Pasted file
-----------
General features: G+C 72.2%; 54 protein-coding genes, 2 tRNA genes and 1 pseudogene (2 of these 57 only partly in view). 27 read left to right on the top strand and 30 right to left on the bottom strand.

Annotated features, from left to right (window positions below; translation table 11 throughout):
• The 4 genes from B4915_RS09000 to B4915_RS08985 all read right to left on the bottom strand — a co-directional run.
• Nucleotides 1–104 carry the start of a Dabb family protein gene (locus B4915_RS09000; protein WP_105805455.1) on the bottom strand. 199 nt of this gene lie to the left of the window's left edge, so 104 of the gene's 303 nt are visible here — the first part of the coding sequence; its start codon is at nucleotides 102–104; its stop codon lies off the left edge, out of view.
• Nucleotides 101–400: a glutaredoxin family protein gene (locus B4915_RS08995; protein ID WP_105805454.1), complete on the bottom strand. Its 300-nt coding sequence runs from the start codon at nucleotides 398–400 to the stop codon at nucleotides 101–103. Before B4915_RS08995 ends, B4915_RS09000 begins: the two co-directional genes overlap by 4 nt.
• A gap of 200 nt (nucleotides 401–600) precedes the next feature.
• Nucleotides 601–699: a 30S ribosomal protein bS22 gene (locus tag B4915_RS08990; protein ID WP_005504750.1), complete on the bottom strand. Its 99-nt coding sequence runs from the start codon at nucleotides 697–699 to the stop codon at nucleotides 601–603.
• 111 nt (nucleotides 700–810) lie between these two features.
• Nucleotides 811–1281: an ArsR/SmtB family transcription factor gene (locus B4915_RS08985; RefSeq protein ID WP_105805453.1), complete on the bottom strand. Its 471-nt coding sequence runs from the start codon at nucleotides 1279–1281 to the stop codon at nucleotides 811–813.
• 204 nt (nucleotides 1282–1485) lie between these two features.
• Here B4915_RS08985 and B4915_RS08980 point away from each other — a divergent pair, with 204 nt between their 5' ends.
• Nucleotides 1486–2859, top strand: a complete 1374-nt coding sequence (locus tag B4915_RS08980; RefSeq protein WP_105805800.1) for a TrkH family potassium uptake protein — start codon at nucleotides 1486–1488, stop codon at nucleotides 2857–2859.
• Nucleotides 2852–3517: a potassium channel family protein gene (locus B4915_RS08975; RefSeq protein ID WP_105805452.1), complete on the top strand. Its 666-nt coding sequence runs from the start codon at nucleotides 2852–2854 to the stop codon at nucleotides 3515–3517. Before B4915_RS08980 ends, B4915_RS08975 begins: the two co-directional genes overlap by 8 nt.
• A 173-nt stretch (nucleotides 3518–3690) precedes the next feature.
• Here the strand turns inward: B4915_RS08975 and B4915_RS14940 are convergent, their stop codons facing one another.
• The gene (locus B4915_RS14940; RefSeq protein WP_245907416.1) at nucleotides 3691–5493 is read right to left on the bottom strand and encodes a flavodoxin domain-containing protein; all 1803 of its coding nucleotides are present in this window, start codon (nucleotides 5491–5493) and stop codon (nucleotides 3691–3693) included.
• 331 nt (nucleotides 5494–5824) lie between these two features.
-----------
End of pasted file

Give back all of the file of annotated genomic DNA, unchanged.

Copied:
General features: G+C 72.2%; 54 protein-coding genes, 2 tRNA genes and 1 pseudogene (2 of these 57 only partly in view). 27 read left to right on the top strand and 30 right to left on the bottom strand.

Annotated features, from left to right (window positions below; translation table 11 throughout):
• The 4 genes from B4915_RS09000 to B4915_RS08985 all read right to left on the bottom strand — a co-directional run.
• Nucleotides 1–104 carry the start of a Dabb family protein gene (locus B4915_RS09000; protein WP_105805455.1) on the bottom strand. 199 nt of this gene lie to the left of the window's left edge, so 104 of the gene's 303 nt are visible here — the first part of the coding sequence; its start codon is at nucleotides 102–104; its stop codon lies off the left edge, out of view.
• Nucleotides 101–400: a glutaredoxin family protein gene (locus B4915_RS08995; protein ID WP_105805454.1), complete on the bottom strand. Its 300-nt coding sequence runs from the start codon at nucleotides 398–400 to the stop codon at nucleotides 101–103. Before B4915_RS08995 ends, B4915_RS09000 begins: the two co-directional genes overlap by 4 nt.
• A gap of 200 nt (nucleotides 401–600) precedes the next feature.
• Nucleotides 601–699: a 30S ribosomal protein bS22 gene (locus tag B4915_RS08990; protein ID WP_005504750.1), complete on the bottom strand. Its 99-nt coding sequence runs from the start codon at nucleotides 697–699 to the stop codon at nucleotides 601–603.
• 111 nt (nucleotides 700–810) lie between these two features.
• Nucleotides 811–1281: an ArsR/SmtB family transcription factor gene (locus B4915_RS08985; RefSeq protein ID WP_105805453.1), complete on the bottom strand. Its 471-nt coding sequence runs from the start codon at nucleotides 1279–1281 to the stop codon at nucleotides 811–813.
• 204 nt (nucleotides 1282–1485) lie between these two features.
• Here B4915_RS08985 and B4915_RS08980 point away from each other — a divergent pair, with 204 nt between their 5' ends.
• Nucleotides 1486–2859, top strand: a complete 1374-nt coding sequence (locus tag B4915_RS08980; RefSeq protein WP_105805800.1) for a TrkH family potassium uptake protein — start codon at nucleotides 1486–1488, stop codon at nucleotides 2857–2859.
• Nucleotides 2852–3517: a potassium channel family protein gene (locus B4915_RS08975; RefSeq protein ID WP_105805452.1), complete on the top strand. Its 666-nt coding sequence runs from the start codon at nucleotides 2852–2854 to the stop codon at nucleotides 3515–3517. Before B4915_RS08980 ends, B4915_RS08975 begins: the two co-directional genes overlap by 8 nt.
• A 173-nt stretch (nucleotides 3518–3690) precedes the next feature.
• Here the strand turns inward: B4915_RS08975 and B4915_RS14940 are convergent, their stop codons facing one another.
• The gene (locus B4915_RS14940; RefSeq protein WP_245907416.1) at nucleotides 3691–5493 is read right to left on the bottom strand and encodes a flavodoxin domain-containing protein; all 1803 of its coding nucleotides are present in this window, start codon (nucleotides 5491–5493) and stop codon (nucleotides 3691–3693) included.
• 331 nt (nucleotides 5494–5824) lie between these two features.